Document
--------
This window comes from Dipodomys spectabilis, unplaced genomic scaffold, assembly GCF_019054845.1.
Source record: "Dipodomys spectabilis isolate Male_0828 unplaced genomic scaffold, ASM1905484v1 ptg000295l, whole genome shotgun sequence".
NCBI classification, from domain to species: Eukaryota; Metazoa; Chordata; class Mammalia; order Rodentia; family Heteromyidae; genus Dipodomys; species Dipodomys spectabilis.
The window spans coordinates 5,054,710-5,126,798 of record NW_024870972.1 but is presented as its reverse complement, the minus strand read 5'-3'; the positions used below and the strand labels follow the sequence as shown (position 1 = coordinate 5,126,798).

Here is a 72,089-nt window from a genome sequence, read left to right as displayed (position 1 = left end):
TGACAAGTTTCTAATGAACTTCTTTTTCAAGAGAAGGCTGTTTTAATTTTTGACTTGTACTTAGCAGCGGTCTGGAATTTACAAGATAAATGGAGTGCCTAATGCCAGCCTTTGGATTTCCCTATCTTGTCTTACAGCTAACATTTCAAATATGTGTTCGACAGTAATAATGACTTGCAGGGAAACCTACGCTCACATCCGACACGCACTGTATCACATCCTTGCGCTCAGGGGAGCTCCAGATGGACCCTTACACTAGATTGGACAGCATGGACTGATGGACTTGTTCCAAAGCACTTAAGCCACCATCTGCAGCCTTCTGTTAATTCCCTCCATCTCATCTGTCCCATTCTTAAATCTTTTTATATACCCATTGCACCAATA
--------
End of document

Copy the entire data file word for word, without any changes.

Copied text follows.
This window comes from Dipodomys spectabilis, unplaced genomic scaffold, assembly GCF_019054845.1.
Source record: "Dipodomys spectabilis isolate Male_0828 unplaced genomic scaffold, ASM1905484v1 ptg000295l, whole genome shotgun sequence".
NCBI classification, from domain to species: Eukaryota; Metazoa; Chordata; class Mammalia; order Rodentia; family Heteromyidae; genus Dipodomys; species Dipodomys spectabilis.
The window spans coordinates 5,054,710-5,126,798 of record NW_024870972.1 but is presented as its reverse complement, the minus strand read 5'-3'; the positions used below and the strand labels follow the sequence as shown (position 1 = coordinate 5,126,798).

Here is a 72,089-nt window from a genome sequence, read left to right as displayed (position 1 = left end):
TGACAAGTTTCTAATGAACTTCTTTTTCAAGAGAAGGCTGTTTTAATTTTTGACTTGTACTTAGCAGCGGTCTGGAATTTACAAGATAAATGGAGTGCCTAATGCCAGCCTTTGGATTTCCCTATCTTGTCTTACAGCTAACATTTCAAATATGTGTTCGACAGTAATAATGACTTGCAGGGAAACCTACGCTCACATCCGACACGCACTGTATCACATCCTTGCGCTCAGGGGAGCTCCAGATGGACCCTTACACTAGATTGGACAGCATGGACTGATGGACTTGTTCCAAAGCACTTAAGCCACCATCTGCAGCCTTCTGTTAATTCCCTCCATCTCATCTGTCCCATTCTTAAATCTTTTTATATACCCATTGCACCAATA